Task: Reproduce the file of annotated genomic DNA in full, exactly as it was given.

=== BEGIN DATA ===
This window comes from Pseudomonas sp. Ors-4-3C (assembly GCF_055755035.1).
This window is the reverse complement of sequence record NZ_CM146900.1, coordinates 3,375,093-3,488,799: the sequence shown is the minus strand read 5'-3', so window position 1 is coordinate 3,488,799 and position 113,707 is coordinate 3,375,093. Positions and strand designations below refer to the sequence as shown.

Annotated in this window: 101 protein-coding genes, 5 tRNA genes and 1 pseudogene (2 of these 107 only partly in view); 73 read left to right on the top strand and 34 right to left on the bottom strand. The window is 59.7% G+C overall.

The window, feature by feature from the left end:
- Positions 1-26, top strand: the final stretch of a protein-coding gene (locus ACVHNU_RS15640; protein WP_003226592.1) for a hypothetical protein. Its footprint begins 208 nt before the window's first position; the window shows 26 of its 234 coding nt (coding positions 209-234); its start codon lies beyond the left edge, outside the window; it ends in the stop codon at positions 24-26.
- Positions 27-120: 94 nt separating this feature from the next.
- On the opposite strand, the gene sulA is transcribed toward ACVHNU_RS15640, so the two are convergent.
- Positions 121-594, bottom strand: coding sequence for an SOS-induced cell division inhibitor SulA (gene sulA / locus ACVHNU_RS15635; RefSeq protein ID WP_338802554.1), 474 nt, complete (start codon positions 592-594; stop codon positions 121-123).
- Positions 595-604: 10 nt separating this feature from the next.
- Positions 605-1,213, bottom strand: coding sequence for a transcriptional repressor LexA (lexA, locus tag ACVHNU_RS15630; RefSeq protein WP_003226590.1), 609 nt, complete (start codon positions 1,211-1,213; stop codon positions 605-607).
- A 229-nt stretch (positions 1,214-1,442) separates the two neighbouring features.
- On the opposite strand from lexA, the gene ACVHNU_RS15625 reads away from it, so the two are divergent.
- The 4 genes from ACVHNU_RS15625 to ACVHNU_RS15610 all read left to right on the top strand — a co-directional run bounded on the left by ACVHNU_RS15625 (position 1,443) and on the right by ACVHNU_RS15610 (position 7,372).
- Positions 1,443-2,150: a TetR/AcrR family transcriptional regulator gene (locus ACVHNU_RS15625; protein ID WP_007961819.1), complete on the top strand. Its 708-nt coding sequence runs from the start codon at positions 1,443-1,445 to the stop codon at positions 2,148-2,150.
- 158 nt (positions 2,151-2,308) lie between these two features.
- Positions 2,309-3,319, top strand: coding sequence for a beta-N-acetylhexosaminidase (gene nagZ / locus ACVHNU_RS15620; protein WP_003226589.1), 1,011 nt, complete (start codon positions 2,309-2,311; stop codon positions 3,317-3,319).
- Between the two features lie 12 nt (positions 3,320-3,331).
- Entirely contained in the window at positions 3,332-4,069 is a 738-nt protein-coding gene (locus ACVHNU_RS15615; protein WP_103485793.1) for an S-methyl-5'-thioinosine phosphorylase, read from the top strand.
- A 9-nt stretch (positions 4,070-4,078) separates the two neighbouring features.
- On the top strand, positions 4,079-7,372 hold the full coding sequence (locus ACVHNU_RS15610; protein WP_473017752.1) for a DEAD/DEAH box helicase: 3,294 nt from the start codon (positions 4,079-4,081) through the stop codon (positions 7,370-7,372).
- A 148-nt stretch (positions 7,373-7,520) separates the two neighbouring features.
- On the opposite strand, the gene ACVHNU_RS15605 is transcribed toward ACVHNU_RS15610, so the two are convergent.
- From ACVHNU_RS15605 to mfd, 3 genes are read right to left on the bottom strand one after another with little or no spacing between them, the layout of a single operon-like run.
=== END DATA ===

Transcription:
This window comes from Pseudomonas sp. Ors-4-3C (assembly GCF_055755035.1).
This window is the reverse complement of sequence record NZ_CM146900.1, coordinates 3,375,093-3,488,799: the sequence shown is the minus strand read 5'-3', so window position 1 is coordinate 3,488,799 and position 113,707 is coordinate 3,375,093. Positions and strand designations below refer to the sequence as shown.

Annotated in this window: 101 protein-coding genes, 5 tRNA genes and 1 pseudogene (2 of these 107 only partly in view); 73 read left to right on the top strand and 34 right to left on the bottom strand. The window is 59.7% G+C overall.

The window, feature by feature from the left end:
- Positions 1-26, top strand: the final stretch of a protein-coding gene (locus ACVHNU_RS15640; protein WP_003226592.1) for a hypothetical protein. Its footprint begins 208 nt before the window's first position; the window shows 26 of its 234 coding nt (coding positions 209-234); its start codon lies beyond the left edge, outside the window; it ends in the stop codon at positions 24-26.
- Positions 27-120: 94 nt separating this feature from the next.
- On the opposite strand, the gene sulA is transcribed toward ACVHNU_RS15640, so the two are convergent.
- Positions 121-594, bottom strand: coding sequence for an SOS-induced cell division inhibitor SulA (gene sulA / locus ACVHNU_RS15635; RefSeq protein ID WP_338802554.1), 474 nt, complete (start codon positions 592-594; stop codon positions 121-123).
- Positions 595-604: 10 nt separating this feature from the next.
- Positions 605-1,213, bottom strand: coding sequence for a transcriptional repressor LexA (lexA, locus tag ACVHNU_RS15630; RefSeq protein WP_003226590.1), 609 nt, complete (start codon positions 1,211-1,213; stop codon positions 605-607).
- A 229-nt stretch (positions 1,214-1,442) separates the two neighbouring features.
- On the opposite strand from lexA, the gene ACVHNU_RS15625 reads away from it, so the two are divergent.
- The 4 genes from ACVHNU_RS15625 to ACVHNU_RS15610 all read left to right on the top strand — a co-directional run bounded on the left by ACVHNU_RS15625 (position 1,443) and on the right by ACVHNU_RS15610 (position 7,372).
- Positions 1,443-2,150: a TetR/AcrR family transcriptional regulator gene (locus ACVHNU_RS15625; protein ID WP_007961819.1), complete on the top strand. Its 708-nt coding sequence runs from the start codon at positions 1,443-1,445 to the stop codon at positions 2,148-2,150.
- 158 nt (positions 2,151-2,308) lie between these two features.
- Positions 2,309-3,319, top strand: coding sequence for a beta-N-acetylhexosaminidase (gene nagZ / locus ACVHNU_RS15620; protein WP_003226589.1), 1,011 nt, complete (start codon positions 2,309-2,311; stop codon positions 3,317-3,319).
- Between the two features lie 12 nt (positions 3,320-3,331).
- Entirely contained in the window at positions 3,332-4,069 is a 738-nt protein-coding gene (locus ACVHNU_RS15615; protein WP_103485793.1) for an S-methyl-5'-thioinosine phosphorylase, read from the top strand.
- A 9-nt stretch (positions 4,070-4,078) separates the two neighbouring features.
- On the top strand, positions 4,079-7,372 hold the full coding sequence (locus ACVHNU_RS15610; protein WP_473017752.1) for a DEAD/DEAH box helicase: 3,294 nt from the start codon (positions 4,079-4,081) through the stop codon (positions 7,370-7,372).
- A 148-nt stretch (positions 7,373-7,520) separates the two neighbouring features.
- On the opposite strand, the gene ACVHNU_RS15605 is transcribed toward ACVHNU_RS15610, so the two are convergent.
- From ACVHNU_RS15605 to mfd, 3 genes are read right to left on the bottom strand one after another with little or no spacing between them, the layout of a single operon-like run.